What If The NFL Trade Deadline Were More Like MLB's?
By: Kim O'Hara | Posted: November 01, 2012
In just about every season, the NFL trade deadline comes and goes with little fanfare, unlike its professional sport contemporaries the NBA and MLB. The reasons for this are a diverse many, and it sounds like former Jaguars wide receiver Mike Thomas to the Lions is the extent of 2012's excitement. But with the NFL trade deadline looming today, the day after Halloween, we at TFG thought it would be fun to imagine a few scenarios with high profile NFL players in different uniforms.
Disclaimer: These proposed trades are 100% without basis or merit; they’re strictly pie-in-the-sky nonsense from our vivid imaginations!
The Rams appear to be amenable to parting ways with running back Steven Jackson, as they will allow him to seek a trade with one year remaining on his contract at the end of the 2012 season. Rookie Daryl Richardson has looked promising as Jackson’s replacement, but the Rams are in desperate need of a receiver. Speaking of desperate need, the one-two punch of Donald Brown and Vick Ballard has been an underwhelming (to say the least) facet of an otherwise up-and-coming Colts offense. A running back of Jackson’s caliber could be the difference between a cute 2012 comeback story and an enduring return to Indianapolis relevance.
Carolina’s defense needs some serious help this season, and Robert Mathis (though recovering from a knee injury that's kept him sidelined for three games) could help improve a lackluster pass rush. With the loss of Jon Beason for the season, rookie Luke Kuechly, though immensely talented, can’t do it all himself. Mathis could be a great help.
Steve Smith has no desire to leave Carolina, but the Panthers’ season is a sinking ship. They could unload at a few positions (see the next proposed trade), and why not drop its veteran wide receiver? Smith has been underutilized in Carolina’s offense so far, and Rams QB Sam Bradford may finally approach his potential with a receiver of Smith’s caliber. The combination of Smith with a healthy Danny Amendola could do wonders for the Rams’ offense.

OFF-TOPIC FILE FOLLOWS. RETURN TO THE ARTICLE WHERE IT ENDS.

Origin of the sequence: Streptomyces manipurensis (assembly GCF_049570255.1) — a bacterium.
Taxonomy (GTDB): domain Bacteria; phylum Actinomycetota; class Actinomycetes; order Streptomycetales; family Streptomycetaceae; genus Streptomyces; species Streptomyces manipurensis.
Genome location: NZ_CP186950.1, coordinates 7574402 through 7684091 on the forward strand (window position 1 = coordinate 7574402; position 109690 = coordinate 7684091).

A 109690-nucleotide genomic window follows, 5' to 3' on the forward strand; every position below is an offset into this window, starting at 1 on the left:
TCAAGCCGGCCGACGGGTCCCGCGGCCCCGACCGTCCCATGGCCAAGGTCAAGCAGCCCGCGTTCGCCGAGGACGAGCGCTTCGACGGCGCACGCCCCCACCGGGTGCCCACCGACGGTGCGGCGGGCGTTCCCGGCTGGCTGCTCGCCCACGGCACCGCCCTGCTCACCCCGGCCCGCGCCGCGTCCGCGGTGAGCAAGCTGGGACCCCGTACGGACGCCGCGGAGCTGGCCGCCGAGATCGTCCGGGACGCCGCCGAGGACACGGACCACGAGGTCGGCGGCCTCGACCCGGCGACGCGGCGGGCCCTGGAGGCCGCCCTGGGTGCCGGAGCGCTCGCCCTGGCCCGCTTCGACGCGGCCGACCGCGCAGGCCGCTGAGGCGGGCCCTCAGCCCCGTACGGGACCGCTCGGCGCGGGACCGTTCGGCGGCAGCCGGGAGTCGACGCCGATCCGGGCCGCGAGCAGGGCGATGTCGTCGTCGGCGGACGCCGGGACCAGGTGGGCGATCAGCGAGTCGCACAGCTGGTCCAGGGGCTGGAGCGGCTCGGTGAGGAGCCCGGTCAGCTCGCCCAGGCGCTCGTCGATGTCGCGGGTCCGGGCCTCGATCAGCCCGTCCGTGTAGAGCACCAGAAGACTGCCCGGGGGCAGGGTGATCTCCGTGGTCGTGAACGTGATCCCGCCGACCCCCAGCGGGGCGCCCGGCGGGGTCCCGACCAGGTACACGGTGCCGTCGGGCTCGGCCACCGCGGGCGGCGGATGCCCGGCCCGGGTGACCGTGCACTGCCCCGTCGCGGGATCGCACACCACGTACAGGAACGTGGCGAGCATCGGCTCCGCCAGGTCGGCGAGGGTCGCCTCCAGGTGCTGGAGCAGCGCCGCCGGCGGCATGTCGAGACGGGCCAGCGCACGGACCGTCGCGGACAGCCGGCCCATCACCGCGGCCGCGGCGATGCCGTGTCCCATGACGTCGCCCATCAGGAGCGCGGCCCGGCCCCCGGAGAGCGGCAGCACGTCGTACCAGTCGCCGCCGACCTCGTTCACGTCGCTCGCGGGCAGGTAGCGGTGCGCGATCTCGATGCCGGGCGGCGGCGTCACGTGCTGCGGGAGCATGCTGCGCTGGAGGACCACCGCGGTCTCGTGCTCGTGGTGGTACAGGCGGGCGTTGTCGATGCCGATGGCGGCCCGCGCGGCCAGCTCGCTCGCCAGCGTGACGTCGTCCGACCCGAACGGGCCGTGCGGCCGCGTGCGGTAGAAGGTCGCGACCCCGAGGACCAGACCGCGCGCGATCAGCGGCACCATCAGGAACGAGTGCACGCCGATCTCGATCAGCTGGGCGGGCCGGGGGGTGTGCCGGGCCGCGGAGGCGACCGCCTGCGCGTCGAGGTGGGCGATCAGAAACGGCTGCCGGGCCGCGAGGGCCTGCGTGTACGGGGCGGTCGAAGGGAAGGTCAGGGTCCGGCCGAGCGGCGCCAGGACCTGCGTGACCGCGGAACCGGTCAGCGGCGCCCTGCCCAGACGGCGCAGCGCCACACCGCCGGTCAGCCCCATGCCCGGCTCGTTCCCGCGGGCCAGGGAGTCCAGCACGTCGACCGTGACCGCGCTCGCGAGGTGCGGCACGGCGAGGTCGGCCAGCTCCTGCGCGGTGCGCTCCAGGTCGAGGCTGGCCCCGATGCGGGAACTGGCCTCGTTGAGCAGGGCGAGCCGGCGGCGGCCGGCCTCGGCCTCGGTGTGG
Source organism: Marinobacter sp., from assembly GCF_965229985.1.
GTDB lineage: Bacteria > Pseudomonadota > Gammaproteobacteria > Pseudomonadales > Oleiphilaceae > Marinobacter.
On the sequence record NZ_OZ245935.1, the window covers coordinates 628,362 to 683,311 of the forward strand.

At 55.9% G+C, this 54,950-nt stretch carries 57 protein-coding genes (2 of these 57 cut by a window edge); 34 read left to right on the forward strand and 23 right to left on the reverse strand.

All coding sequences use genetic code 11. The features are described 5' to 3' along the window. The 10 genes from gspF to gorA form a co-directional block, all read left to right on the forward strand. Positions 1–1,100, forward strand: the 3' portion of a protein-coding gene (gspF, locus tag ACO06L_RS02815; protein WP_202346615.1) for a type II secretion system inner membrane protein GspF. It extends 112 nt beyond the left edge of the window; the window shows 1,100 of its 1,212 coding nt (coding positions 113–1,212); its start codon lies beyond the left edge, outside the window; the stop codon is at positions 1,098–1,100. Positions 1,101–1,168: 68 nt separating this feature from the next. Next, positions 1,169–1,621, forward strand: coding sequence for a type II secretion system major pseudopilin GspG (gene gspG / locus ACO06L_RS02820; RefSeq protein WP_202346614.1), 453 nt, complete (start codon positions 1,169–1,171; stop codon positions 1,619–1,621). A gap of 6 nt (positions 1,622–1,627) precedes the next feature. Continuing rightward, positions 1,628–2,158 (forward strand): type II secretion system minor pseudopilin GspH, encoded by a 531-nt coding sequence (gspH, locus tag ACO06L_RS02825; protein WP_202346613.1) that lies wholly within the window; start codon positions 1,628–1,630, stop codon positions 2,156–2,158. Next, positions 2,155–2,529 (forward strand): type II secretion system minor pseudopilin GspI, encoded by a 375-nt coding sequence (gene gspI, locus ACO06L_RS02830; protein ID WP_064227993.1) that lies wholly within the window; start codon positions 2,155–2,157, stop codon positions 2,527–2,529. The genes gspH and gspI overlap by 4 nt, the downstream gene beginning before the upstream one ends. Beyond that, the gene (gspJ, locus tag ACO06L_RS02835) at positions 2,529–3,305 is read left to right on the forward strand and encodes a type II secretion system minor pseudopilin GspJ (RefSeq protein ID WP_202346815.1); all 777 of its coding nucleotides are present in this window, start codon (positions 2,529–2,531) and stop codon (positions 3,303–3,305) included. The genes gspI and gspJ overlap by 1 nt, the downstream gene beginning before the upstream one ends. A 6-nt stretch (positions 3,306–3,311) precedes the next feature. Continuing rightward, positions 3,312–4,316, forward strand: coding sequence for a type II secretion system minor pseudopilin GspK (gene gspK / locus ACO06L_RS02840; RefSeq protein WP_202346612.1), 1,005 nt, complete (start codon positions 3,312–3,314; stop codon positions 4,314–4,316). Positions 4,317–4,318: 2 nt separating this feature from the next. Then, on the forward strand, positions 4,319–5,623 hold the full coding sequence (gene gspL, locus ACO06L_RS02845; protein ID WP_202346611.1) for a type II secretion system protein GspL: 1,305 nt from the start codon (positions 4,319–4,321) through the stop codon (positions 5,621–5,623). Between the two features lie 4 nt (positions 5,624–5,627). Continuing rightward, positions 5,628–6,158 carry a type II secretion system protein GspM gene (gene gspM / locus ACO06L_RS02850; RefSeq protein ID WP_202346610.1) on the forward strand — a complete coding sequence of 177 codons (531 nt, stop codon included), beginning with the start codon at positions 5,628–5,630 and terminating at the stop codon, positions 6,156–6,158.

One of former Carolina general manager Marty Hurney’s biggest gaffes was overpaying for two comparable running backs in DeAngelo Williams and Jonathan Stewart. Williams has scarcely seen the ball in 2012 but is far from ineffective as an NFL running back. Detroit could use additional support at the position.
Rookie Ryan Broyles has come on strong since Detroit’s bye, with a pair of touchdowns and 88 yards on six receptions, and would be another fresh addition to Cam Newton’s arsenal. Carolina could then use the draft pick to bulk up on any number of areas that need help.
Seattle has a remarkably deep secondary, with all four formidable starters over six feet. It has a terrific running game, with perennial top ten rusher Marshawn Lynch carrying the load. What it could REALLY use is a full, healthy roster of receivers. Especially ones that will hold onto passes from rookie Russell Wilson. Despite his poor showing in Cincinnati two weeks ago, Mike Wallace is as reliable a receiver as they come. His health has been stable and he’s faster than just about any cover guy opponents throw at him. He would be an instant boost for the Seahawk’s offense.
Pittsburgh’s defense has improved with the health of all four starting linebackers, but its secondary is still a liability, particularly without strong safety Troy Polamalu. As painful as it may be for Steelers’ fans to admit, it may be time to strongly consider a viable alternative to “The Hair”. At 31, the face of the franchise has been plagued with injuries and may never return to the dominance he so enjoyed over the course of his career. Backups Will Allen and Ryan Mundy are serviceable, but hardly qualified to improve Pittsburgh’s defense. Kam Chancellor may lack Polamalu’s instincts or ability to read plays (who doesn’t?) but his size and speed would make a huge difference in the Steelers’ pass D.
Much like St. Louis, Miami is one accomplished receiver away from beginning to firmly establish its offense as a contender. Moore has spent his career behind the likes of Marques Colston, Robert Meachem and Devery Henderson, but has the hands and speed of an elite receiver. He just needs the opportunity. Miami quarterback Ryan Tannehill may not be Drew Brees (yet), but he’s looked sharp in his rookie season with a veritable dearth of receivers. Moore and Tannehill could help each other reach elite potential.
Miami’s defense has been fantastic this season, and it’s in large part thanks to veteran and leading tackler Karlos Dansby. In his 9th year, Dansby is a vital part to a great run-stopping defense. He would, by no means, be able to singlehandedly solve the disaster that is New Orleans’ defense, but he could transition seamlessly from one 4-3 to the next and provide leadership on a very troubled unit.
Your turn! What wild, never-in-a-million-years trades would you like to see?
Kim O'Hara is the Associate Editor of TheFootballGirl.com. She is an avid fan of sports in general, but the NFL in particular. She has also been a contributor to ESPN the Magazine. Follow her on Twitter: @KimOHaraTFG
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